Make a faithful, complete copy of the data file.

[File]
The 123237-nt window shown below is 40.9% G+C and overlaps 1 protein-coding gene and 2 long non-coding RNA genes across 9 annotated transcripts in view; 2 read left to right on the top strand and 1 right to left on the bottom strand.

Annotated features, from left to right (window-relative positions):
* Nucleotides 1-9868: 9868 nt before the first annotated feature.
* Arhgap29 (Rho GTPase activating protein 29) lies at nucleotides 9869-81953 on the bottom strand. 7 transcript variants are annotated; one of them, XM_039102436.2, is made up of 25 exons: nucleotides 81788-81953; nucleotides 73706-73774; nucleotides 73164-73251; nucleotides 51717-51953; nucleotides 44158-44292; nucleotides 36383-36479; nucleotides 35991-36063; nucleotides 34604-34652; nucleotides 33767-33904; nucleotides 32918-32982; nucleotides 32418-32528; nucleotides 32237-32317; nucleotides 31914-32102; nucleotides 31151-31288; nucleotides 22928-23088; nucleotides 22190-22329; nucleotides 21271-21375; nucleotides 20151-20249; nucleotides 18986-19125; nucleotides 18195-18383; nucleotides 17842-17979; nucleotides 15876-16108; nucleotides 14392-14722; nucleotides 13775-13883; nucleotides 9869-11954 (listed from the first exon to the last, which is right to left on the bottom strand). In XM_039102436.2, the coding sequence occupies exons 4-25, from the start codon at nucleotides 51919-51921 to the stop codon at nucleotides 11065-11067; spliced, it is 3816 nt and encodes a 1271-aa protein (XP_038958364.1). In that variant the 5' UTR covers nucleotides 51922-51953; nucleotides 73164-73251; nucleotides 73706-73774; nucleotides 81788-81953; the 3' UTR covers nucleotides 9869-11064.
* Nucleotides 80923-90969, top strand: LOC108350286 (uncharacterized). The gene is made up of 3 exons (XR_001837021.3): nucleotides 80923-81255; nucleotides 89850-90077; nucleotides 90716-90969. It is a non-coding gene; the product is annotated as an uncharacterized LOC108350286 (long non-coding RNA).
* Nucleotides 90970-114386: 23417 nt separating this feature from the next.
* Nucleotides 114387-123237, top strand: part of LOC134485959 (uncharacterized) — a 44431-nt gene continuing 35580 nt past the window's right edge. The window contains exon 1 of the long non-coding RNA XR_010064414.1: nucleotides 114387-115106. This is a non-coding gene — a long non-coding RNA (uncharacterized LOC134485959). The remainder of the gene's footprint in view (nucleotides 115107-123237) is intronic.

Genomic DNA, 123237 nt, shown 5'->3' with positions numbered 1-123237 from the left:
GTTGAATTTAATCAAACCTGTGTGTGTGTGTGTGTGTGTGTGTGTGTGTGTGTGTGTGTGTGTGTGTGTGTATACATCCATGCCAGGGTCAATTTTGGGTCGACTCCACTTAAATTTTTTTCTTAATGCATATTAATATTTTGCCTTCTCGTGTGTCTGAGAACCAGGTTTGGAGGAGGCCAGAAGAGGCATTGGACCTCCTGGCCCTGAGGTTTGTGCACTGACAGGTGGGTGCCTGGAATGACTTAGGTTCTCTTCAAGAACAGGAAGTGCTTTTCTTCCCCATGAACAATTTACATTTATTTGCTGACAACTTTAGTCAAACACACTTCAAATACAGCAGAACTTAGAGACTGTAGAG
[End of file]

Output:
The 123237-nt window shown below is 40.9% G+C and overlaps 1 protein-coding gene and 2 long non-coding RNA genes across 9 annotated transcripts in view; 2 read left to right on the top strand and 1 right to left on the bottom strand.

Annotated features, from left to right (window-relative positions):
* Nucleotides 1-9868: 9868 nt before the first annotated feature.
* Arhgap29 (Rho GTPase activating protein 29) lies at nucleotides 9869-81953 on the bottom strand. 7 transcript variants are annotated; one of them, XM_039102436.2, is made up of 25 exons: nucleotides 81788-81953; nucleotides 73706-73774; nucleotides 73164-73251; nucleotides 51717-51953; nucleotides 44158-44292; nucleotides 36383-36479; nucleotides 35991-36063; nucleotides 34604-34652; nucleotides 33767-33904; nucleotides 32918-32982; nucleotides 32418-32528; nucleotides 32237-32317; nucleotides 31914-32102; nucleotides 31151-31288; nucleotides 22928-23088; nucleotides 22190-22329; nucleotides 21271-21375; nucleotides 20151-20249; nucleotides 18986-19125; nucleotides 18195-18383; nucleotides 17842-17979; nucleotides 15876-16108; nucleotides 14392-14722; nucleotides 13775-13883; nucleotides 9869-11954 (listed from the first exon to the last, which is right to left on the bottom strand). In XM_039102436.2, the coding sequence occupies exons 4-25, from the start codon at nucleotides 51919-51921 to the stop codon at nucleotides 11065-11067; spliced, it is 3816 nt and encodes a 1271-aa protein (XP_038958364.1). In that variant the 5' UTR covers nucleotides 51922-51953; nucleotides 73164-73251; nucleotides 73706-73774; nucleotides 81788-81953; the 3' UTR covers nucleotides 9869-11064.
* Nucleotides 80923-90969, top strand: LOC108350286 (uncharacterized). The gene is made up of 3 exons (XR_001837021.3): nucleotides 80923-81255; nucleotides 89850-90077; nucleotides 90716-90969. It is a non-coding gene; the product is annotated as an uncharacterized LOC108350286 (long non-coding RNA).
* Nucleotides 90970-114386: 23417 nt separating this feature from the next.
* Nucleotides 114387-123237, top strand: part of LOC134485959 (uncharacterized) — a 44431-nt gene continuing 35580 nt past the window's right edge. The window contains exon 1 of the long non-coding RNA XR_010064414.1: nucleotides 114387-115106. This is a non-coding gene — a long non-coding RNA (uncharacterized LOC134485959). The remainder of the gene's footprint in view (nucleotides 115107-123237) is intronic.

Genomic DNA, 123237 nt, shown 5'->3' with positions numbered 1-123237 from the left:
GTTGAATTTAATCAAACCTGTGTGTGTGTGTGTGTGTGTGTGTGTGTGTGTGTGTGTGTGTGTGTGTGTGTATACATCCATGCCAGGGTCAATTTTGGGTCGACTCCACTTAAATTTTTTTCTTAATGCATATTAATATTTTGCCTTCTCGTGTGTCTGAGAACCAGGTTTGGAGGAGGCCAGAAGAGGCATTGGACCTCCTGGCCCTGAGGTTTGTGCACTGACAGGTGGGTGCCTGGAATGACTTAGGTTCTCTTCAAGAACAGGAAGTGCTTTTCTTCCCCATGAACAATTTACATTTATTTGCTGACAACTTTAGTCAAACACACTTCAAATACAGCAGAACTTAGAGACTGTAGAG